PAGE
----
It's fascinating to watch the ritual of moving, which is a Batchuluun family activity where everyone chips in. Filmmaker Byambasuren Davaa ("The Story of the Weeping Camel" 2003) artistically shows us the integral process of dismantling the portable tent (yurt) they live in, spoke by spoke. Looking at the tent site from above, focus of the square slot insertions in the top ring for each rod - it takes concerted effort, indeed. The girls rolling up the rugs, packing off the little furnishings they have (even active little brother has a hand). Mama also has to round up the herd of sheep. Papa yoking up the cows to five carts full. Writer-director-co-producer Davaa knows how to convey the nuance and cultural sensibility of the Mongolian nomads. Little things and family togetherness sure mean a lot.

The editing language (how the story was told) optimizes close-up's, nature/landscape scenes vs. dialog. The implied plot progression with words heard off screen, followed with facial expressions on screen, especially Nansal's emotions, be it joyous or sad, come through lucid. For example the ending treatment - you'll like the way it's presented. It's not obvious - what we saw moments ago and what we get to see eventually suggests what may have happened in between - the outcome of things yet so fluidly natural. An effective cinematic storytelling. Heartwarmingly' we'd smile at how cleverly the expectation fulfills. Filmmaker Davaa is gentle and creative, full of patience and humanity. She has a charming way of delivering an endearing human story putting us at ease to accept the flow of things.

This may not have the high drama of Hollywood's "The Yearling" 1946, the fun and solid companionship in "My Dog Skip" 1999, the collie star in "Lassie, Come Home" 1943, or the child acting genius in the Swedish "My Life as A Dog" 1985 - but the premise of a little girl and her beloved stray dog somehow has an intrinsic mix of family values and parent-child lovingness irresistible.

The film is of German production, hence the title aka " Höhle Des Gelben Hundes, Die."

11/26/06 'Previous life. Next life. Present life.' Hints of philosophical drifts in Davaa's second 'docu-narrative' - Still thinking about "Cave of the Yellow Dog." At one point in the film: "What were you in your previous life?" little Nansa asked her mother. Remembering the beginning scene: we see from afar Nansa and her father burying their family dog. She is inquisitive, and papa said to her that 'no one really dies, just become something else in the next life.'

We're fortunate to be able to follow along with Mongolian filmmaker Davaa and her film crew (from Germany), capturing the family spirits of this five-member unit. They are not actors but truly the Batchuluun family. Cinematography is remarkably beautiful delivering the Mongolian grassy plains and vast sky. (Reminds me of "Close to Eden" 1991, a Russian film also with Mongolian landscapes and nomadic life.) And the music is wonderful, at times have strains liken to Philip Glass (as in filmmaker Godfrey Reggio's cinematic montage pieces). There's a peacefulness to it all - seeing nature and humanity so integrally co-exist.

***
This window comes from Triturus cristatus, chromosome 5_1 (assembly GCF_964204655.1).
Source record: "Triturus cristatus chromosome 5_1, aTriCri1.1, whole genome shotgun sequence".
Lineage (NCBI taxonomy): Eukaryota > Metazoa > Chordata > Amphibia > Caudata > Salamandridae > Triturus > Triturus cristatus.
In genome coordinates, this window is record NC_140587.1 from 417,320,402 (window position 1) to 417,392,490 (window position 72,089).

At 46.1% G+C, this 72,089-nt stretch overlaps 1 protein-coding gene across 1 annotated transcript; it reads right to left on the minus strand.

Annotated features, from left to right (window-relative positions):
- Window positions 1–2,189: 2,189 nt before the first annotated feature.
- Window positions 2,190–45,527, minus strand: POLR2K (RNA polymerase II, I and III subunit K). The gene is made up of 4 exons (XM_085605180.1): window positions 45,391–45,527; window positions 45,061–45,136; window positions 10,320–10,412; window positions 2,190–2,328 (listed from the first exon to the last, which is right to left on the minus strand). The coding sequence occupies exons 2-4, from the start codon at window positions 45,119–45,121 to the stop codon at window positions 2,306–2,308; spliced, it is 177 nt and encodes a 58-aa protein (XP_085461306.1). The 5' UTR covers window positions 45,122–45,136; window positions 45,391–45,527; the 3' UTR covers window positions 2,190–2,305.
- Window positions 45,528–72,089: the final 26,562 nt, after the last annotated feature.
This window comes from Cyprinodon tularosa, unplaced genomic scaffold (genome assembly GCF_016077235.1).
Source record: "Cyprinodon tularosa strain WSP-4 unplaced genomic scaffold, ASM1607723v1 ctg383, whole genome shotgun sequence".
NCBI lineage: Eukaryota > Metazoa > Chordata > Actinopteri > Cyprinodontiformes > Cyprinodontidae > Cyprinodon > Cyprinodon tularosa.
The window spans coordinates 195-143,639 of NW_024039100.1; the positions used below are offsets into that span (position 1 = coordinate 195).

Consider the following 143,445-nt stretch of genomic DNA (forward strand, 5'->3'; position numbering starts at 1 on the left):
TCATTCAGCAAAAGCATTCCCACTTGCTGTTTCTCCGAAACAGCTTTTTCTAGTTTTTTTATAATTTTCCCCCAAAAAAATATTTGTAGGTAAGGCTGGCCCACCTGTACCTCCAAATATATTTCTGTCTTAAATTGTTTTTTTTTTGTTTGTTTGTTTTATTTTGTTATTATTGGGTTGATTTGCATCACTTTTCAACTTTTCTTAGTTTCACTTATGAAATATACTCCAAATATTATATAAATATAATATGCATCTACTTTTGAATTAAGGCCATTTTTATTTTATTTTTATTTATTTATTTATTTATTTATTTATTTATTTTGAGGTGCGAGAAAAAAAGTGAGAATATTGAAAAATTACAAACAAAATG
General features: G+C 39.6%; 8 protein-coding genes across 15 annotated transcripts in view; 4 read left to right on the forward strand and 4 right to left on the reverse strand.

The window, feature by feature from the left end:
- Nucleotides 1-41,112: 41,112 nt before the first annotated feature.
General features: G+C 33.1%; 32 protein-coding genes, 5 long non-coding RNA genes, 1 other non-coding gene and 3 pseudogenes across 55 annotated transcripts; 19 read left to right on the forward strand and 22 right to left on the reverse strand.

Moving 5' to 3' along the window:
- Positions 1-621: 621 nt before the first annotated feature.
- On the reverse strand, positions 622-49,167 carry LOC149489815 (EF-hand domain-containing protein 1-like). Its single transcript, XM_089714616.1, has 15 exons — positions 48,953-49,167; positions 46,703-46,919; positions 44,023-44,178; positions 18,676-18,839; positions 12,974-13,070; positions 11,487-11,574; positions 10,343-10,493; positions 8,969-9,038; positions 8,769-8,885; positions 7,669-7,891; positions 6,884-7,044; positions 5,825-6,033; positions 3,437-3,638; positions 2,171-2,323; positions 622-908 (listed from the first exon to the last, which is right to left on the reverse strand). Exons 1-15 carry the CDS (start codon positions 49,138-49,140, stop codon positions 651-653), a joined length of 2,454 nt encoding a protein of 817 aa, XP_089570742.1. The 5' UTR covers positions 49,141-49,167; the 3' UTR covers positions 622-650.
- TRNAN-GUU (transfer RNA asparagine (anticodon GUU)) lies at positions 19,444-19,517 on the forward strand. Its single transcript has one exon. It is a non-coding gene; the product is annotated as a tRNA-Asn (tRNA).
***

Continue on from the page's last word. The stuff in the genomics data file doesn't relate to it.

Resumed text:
If you'd like to spend some 'quiet' non-stressful time at the movies, try "Cave of the Yellow Dog." Check out the official site 'caveoftheyellowdog.co.uk'. From 'Director's Notes' we can gain insights to how Davaa came to create her film and the thoughts behind the stories she wanted to tell, including the tale about the fable of the Yellow Dog.
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7/10
Good foreign language cinema suitable for children
Paul Martin30 October 2006
Following The Story of the Weeping Camel, this is another instalment or chapter documenting a nomadic culture gradually disappearing in Mongolia. By telling the story from a child's perspective, it is very observational, and captures little details that may seem passé to those within the culture, but fascinating to others.

The cinematography and music are both quietly beautiful, creating a nice atmosphere. There is much warmth in the depiction of family life. The film skilfully avoids sentimentality. Like the just-released Offside, the characters are all non-professionals, adding authenticity.

For what it's worth, my five year old son loved it and gave it 10/10 stars.
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An Underlying Sadness
Sheila Cornelius7 July 2006
Critics seem to have missed an important underlying message of the film: the life of the nomads is incompatible with the modern world and it is inescapable for this particular family, no matter how much they may want to move on. From the moment the returned child builds up the heap of dried dung to resemble flats we know she longs for the town. The parents talk of moving there when their daughter returns to school, but the father cannot earn enough to support them. His herdsmen friends talk of the number of people already gone. There is a lot of symbolism here, of which the melted scoop is only one, as well as spoken hints of a fate that traps people within it. As the older sibling tells the baby, 'You can't play with God.' (or, apparently, alter fate)The basket becomes a prison - literally, when the girl places it over the dog at one point - and the world of the steppes is dangerous, full of wolves, vultures and even storms. For all it's picturesque scenery and domestic charm, this is a redundant life, for which any political change will come too late; only the children will have a chance to leave - the symbolic yellow dog(s) of the wise woman's story, which the parents will need to sacrifice.